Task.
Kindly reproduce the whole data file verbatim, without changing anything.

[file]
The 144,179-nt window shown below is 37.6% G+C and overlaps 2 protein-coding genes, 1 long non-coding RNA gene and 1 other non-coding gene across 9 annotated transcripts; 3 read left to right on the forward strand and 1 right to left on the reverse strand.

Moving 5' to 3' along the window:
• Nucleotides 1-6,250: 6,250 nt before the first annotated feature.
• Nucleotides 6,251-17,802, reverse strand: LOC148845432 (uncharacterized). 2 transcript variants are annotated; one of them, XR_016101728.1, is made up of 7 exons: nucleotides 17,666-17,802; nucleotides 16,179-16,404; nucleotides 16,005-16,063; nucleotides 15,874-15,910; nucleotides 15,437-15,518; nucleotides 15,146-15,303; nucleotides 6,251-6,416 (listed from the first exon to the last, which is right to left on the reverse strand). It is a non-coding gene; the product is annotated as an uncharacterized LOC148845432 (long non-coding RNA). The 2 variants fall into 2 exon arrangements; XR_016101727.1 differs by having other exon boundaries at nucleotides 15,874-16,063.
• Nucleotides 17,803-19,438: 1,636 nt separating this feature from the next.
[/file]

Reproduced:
The 144,179-nt window shown below is 37.6% G+C and overlaps 2 protein-coding genes, 1 long non-coding RNA gene and 1 other non-coding gene across 9 annotated transcripts; 3 read left to right on the forward strand and 1 right to left on the reverse strand.

Moving 5' to 3' along the window:
• Nucleotides 1-6,250: 6,250 nt before the first annotated feature.
• Nucleotides 6,251-17,802, reverse strand: LOC148845432 (uncharacterized). 2 transcript variants are annotated; one of them, XR_016101728.1, is made up of 7 exons: nucleotides 17,666-17,802; nucleotides 16,179-16,404; nucleotides 16,005-16,063; nucleotides 15,874-15,910; nucleotides 15,437-15,518; nucleotides 15,146-15,303; nucleotides 6,251-6,416 (listed from the first exon to the last, which is right to left on the reverse strand). It is a non-coding gene; the product is annotated as an uncharacterized LOC148845432 (long non-coding RNA). The 2 variants fall into 2 exon arrangements; XR_016101727.1 differs by having other exon boundaries at nucleotides 15,874-16,063.
• Nucleotides 17,803-19,438: 1,636 nt separating this feature from the next.